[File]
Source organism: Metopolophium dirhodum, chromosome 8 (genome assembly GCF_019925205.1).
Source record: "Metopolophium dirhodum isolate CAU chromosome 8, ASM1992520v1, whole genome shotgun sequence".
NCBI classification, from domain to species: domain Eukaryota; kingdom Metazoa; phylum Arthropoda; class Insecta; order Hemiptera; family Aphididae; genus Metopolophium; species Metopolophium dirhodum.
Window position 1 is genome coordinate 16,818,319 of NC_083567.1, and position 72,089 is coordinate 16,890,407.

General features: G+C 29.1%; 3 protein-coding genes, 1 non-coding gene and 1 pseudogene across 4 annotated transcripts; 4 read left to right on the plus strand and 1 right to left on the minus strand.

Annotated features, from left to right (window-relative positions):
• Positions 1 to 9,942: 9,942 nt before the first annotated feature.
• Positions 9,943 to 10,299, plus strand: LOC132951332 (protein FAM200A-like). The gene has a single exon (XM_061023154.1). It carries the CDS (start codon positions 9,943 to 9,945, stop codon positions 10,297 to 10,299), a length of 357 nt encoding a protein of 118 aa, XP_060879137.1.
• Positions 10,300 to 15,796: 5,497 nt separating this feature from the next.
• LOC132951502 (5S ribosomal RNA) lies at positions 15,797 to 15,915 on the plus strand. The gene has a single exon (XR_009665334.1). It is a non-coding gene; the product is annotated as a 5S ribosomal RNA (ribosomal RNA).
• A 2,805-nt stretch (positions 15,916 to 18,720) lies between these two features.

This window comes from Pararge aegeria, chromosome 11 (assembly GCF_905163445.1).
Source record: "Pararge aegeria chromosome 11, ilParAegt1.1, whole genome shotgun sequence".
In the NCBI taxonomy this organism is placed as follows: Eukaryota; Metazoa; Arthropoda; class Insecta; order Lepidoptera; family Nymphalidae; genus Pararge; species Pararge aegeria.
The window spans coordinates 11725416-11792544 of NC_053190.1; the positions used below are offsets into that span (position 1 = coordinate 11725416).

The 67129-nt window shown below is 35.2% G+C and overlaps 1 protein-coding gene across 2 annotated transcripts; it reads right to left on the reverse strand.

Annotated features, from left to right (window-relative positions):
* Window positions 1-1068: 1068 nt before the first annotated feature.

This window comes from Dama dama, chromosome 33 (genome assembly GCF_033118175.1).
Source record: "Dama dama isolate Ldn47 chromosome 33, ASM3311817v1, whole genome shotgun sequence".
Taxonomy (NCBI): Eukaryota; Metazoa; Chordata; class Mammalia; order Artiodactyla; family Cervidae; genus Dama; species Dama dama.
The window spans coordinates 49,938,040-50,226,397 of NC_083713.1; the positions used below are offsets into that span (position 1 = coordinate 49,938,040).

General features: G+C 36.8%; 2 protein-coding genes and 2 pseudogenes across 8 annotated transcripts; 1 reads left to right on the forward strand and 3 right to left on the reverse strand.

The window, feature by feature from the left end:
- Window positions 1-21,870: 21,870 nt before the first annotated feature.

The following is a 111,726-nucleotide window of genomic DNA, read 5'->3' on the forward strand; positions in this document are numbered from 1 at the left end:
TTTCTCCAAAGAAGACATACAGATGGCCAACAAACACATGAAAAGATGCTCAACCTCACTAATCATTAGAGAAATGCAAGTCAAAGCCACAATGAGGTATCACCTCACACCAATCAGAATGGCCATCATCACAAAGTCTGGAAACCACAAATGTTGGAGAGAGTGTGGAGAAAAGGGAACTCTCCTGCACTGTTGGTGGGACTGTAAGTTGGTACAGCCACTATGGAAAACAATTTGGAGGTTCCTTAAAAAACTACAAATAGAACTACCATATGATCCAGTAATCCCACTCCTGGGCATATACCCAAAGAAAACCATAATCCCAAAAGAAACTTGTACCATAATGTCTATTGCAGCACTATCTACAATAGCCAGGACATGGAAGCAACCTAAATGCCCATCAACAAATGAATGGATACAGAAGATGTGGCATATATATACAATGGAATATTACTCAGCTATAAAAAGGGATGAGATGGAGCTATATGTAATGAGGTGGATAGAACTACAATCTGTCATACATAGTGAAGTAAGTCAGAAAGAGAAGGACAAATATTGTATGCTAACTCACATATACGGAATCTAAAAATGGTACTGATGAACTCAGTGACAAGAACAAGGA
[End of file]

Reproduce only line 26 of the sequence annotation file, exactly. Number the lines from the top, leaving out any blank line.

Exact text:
The following is a 111,726-nucleotide window of genomic DNA, read 5'->3' on the forward strand; positions in this document are numbered from 1 at the left end: